Author: Joe Haldeman
Original language: English
Publisher: Analog, 1976
Hugo Best Short Story Winner (1977)
Nebula Best Short Story Nominee (1977)
Locus Best Short Story Nominee (1977)
Joe Haldeman is a public relations department’s dream. Handsome, with a dashing beard, and in his early thirties, he is not only a world traveler, a teacher, a lecturer, a former senior editor of ASTRONOMY magazine, guitar player, and skin diver, but in addition to his science fiction he has written adventure novels, nonfiction books, short stories, articles, poems, and songs. In 1976 he won a Nebula Award for his novel THE FOREVER WAR, which also that year won a Hugo, the award given out by the World Science Fiction Convention annually. This year he is nominated in two categories for the Hugo—both his novel MINDBRIDGE and “Tricentennial,” the short story that follows.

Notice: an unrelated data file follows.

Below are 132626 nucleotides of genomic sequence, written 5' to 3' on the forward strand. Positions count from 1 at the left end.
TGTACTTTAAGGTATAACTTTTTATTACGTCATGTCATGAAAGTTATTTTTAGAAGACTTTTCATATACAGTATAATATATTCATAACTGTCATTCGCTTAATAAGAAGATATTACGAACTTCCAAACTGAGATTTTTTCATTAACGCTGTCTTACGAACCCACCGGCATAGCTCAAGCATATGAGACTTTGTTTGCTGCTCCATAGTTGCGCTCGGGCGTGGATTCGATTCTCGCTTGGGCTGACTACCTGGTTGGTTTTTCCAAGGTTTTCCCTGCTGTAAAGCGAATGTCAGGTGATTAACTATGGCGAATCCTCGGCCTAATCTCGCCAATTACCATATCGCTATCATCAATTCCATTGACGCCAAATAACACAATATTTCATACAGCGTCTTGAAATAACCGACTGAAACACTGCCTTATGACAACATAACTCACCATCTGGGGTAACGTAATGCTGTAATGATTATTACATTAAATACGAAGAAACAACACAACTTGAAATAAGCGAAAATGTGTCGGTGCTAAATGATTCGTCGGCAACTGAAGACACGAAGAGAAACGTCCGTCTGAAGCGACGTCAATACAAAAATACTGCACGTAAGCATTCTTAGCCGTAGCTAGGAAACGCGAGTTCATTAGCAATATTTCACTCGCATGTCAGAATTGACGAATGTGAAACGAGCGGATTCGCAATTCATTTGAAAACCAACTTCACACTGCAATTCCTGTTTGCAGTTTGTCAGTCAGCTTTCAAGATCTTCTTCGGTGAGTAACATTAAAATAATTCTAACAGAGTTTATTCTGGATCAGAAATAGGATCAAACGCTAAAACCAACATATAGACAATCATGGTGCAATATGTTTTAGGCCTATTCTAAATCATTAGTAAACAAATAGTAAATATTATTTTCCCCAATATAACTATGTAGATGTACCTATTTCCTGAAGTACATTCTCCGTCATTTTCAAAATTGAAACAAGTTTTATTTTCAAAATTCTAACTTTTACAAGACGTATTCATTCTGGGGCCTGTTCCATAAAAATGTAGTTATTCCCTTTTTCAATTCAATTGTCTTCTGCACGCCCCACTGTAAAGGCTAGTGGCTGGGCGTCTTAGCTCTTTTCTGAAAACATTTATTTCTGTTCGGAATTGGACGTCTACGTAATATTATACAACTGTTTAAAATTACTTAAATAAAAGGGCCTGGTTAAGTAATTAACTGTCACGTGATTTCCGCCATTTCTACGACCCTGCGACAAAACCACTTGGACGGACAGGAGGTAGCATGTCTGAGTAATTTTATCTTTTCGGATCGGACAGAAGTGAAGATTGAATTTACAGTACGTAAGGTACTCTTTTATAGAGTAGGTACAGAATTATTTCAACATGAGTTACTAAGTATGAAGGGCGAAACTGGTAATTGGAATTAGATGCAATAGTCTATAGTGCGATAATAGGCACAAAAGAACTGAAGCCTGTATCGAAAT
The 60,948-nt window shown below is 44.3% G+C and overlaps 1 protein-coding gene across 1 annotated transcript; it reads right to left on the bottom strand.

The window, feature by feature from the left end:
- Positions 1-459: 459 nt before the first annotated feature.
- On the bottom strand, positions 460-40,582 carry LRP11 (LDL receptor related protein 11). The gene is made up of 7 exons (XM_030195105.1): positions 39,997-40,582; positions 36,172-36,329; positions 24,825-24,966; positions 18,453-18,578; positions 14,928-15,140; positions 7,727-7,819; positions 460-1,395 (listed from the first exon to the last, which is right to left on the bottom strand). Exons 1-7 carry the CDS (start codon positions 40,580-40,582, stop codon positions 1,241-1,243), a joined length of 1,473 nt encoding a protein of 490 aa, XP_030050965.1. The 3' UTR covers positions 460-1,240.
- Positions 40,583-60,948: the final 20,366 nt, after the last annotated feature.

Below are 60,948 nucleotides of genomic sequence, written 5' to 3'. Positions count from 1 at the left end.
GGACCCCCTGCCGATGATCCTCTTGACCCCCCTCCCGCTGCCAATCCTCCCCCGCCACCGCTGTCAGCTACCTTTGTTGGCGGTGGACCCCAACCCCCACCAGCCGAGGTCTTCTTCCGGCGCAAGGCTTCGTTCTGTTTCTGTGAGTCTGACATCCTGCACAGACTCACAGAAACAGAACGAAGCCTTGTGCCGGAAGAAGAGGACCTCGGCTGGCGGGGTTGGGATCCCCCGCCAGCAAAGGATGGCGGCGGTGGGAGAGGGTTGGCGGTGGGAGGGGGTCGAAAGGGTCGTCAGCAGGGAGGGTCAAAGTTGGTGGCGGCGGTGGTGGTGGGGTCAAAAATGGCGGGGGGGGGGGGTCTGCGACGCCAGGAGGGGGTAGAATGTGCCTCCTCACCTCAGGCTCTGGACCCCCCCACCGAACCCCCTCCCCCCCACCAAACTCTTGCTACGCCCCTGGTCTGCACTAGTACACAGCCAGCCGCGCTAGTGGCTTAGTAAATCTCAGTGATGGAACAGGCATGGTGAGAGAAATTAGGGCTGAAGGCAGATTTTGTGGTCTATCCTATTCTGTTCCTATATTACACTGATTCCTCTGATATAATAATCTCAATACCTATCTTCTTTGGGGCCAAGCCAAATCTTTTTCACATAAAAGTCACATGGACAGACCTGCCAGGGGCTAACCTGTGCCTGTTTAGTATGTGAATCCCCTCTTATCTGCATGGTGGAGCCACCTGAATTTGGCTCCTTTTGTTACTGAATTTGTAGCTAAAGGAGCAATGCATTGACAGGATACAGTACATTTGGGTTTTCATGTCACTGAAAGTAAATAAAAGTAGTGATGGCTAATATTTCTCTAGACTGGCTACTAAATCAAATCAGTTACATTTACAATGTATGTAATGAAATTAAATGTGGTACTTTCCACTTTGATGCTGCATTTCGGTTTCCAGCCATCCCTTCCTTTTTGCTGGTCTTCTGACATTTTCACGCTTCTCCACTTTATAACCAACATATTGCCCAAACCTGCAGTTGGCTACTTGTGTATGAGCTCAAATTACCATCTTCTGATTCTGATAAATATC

You would think that this would be enough for anyone. Add, however, the fact that Joe Haldeman’s university degree is in astrophysics, with postgraduate work in mathematics, computer science, statistics, and art, and the further fact that he is a decorated Vietnam War veteran who was severely wounded in combat, and you have, as I said, a package that a public relations department even one that deals with authors year in and year out—tends to find almost embarrassingly rich in interesting details.
Nonetheless, all these things are as true and real as Joe Haldeman himself is real. And you will see as you read “Tricentennial,” on the pages that follow, that this is one of his geniuses as a writer—his writing also has a rare element of reality within it.